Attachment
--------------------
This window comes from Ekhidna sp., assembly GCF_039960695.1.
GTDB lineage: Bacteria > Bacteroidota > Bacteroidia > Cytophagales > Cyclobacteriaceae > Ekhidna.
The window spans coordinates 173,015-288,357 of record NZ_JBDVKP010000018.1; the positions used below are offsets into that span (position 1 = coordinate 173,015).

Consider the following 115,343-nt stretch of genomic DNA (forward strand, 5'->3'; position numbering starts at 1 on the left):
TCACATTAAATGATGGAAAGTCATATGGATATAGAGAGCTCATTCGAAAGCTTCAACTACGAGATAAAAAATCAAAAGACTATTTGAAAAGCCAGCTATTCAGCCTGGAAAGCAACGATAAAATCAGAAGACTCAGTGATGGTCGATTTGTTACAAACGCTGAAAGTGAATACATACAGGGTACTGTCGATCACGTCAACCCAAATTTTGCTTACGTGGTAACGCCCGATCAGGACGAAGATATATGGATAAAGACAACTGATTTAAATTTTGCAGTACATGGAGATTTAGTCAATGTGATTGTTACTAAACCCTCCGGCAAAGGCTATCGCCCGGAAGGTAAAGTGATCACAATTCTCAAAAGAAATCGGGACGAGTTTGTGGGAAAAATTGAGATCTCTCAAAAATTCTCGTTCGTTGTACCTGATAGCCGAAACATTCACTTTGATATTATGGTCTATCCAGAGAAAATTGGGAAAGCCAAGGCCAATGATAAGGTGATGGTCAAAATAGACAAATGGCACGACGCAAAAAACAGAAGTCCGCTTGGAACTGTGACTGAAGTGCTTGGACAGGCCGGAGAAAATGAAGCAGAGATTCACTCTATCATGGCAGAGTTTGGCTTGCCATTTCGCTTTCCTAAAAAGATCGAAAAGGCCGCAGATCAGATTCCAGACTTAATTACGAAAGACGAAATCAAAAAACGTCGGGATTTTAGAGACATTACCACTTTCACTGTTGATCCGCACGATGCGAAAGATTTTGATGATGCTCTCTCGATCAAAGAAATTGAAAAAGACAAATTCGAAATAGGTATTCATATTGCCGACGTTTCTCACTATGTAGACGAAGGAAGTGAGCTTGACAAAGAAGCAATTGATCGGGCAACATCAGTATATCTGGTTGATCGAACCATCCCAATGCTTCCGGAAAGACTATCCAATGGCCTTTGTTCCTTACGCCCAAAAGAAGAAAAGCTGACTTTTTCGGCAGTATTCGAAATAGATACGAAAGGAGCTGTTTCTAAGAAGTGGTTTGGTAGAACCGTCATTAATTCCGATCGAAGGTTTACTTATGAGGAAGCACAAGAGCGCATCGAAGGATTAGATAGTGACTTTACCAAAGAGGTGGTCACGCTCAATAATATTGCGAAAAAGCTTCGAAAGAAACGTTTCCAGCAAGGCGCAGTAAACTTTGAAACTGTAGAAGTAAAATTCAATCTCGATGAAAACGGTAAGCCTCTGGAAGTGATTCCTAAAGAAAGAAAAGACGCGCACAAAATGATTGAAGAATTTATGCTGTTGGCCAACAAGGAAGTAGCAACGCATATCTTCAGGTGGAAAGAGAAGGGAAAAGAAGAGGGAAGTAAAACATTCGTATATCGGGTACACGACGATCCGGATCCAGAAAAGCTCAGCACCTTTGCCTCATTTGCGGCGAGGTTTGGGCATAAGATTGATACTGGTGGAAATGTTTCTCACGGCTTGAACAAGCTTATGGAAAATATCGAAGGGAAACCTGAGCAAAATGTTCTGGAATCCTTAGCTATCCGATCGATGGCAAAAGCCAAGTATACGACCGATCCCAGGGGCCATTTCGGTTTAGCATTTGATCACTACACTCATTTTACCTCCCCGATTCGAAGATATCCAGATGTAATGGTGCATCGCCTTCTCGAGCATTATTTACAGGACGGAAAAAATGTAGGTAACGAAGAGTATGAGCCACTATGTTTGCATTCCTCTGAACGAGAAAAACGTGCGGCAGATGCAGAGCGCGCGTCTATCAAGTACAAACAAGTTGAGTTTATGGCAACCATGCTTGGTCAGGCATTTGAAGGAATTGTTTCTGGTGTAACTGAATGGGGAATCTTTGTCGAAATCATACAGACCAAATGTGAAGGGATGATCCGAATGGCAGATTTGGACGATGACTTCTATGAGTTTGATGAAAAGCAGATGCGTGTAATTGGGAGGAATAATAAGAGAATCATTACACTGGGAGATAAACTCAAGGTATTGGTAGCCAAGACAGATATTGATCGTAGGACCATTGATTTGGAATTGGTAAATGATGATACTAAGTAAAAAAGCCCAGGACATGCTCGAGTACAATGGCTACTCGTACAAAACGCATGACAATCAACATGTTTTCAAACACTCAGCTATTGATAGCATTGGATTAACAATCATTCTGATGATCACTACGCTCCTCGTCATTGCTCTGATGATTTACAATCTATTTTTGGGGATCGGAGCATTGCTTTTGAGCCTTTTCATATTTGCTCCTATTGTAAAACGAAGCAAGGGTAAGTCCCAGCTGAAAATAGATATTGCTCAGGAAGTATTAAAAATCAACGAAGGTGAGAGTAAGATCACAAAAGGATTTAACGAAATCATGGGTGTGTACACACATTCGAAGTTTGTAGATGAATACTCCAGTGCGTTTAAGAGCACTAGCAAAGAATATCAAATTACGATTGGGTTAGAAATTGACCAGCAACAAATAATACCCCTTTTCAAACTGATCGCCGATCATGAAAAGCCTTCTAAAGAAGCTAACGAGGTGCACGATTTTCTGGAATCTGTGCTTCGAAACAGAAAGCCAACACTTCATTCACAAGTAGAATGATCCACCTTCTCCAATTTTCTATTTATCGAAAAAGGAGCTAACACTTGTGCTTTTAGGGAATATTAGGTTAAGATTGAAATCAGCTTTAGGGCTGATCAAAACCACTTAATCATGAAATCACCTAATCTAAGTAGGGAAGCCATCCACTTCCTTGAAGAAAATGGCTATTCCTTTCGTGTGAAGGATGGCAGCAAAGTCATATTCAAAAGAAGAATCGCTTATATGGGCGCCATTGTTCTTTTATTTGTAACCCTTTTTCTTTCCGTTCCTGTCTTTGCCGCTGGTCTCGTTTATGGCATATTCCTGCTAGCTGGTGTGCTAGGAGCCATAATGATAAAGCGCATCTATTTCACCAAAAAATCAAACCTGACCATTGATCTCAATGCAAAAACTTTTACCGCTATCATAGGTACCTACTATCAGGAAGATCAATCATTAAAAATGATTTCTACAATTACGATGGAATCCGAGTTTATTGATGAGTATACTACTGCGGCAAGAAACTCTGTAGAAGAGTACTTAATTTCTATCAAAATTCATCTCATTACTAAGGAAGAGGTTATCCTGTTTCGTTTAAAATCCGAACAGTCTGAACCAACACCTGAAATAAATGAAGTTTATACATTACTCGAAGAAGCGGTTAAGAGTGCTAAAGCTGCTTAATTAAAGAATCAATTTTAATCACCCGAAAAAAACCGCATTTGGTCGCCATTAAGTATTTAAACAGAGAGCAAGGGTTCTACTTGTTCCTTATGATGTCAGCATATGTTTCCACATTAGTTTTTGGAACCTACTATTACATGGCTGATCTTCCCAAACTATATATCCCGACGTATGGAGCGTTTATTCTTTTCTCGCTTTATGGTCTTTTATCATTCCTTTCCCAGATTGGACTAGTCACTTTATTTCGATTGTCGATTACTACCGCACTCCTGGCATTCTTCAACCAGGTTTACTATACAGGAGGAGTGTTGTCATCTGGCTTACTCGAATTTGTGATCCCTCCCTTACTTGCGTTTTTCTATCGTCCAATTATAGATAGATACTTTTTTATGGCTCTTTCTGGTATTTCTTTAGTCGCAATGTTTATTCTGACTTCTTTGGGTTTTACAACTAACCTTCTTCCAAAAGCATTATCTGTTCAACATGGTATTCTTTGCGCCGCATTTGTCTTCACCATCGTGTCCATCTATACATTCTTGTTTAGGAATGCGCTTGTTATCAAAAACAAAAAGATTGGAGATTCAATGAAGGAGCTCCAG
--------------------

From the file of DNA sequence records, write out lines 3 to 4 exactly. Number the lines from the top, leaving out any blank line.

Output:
The window spans coordinates 173,015-288,357 of record NZ_JBDVKP010000018.1; the positions used below are offsets into that span (position 1 = coordinate 173,015).

Consider the following 115,343-nt stretch of genomic DNA (forward strand, 5'->3'; position numbering starts at 1 on the left):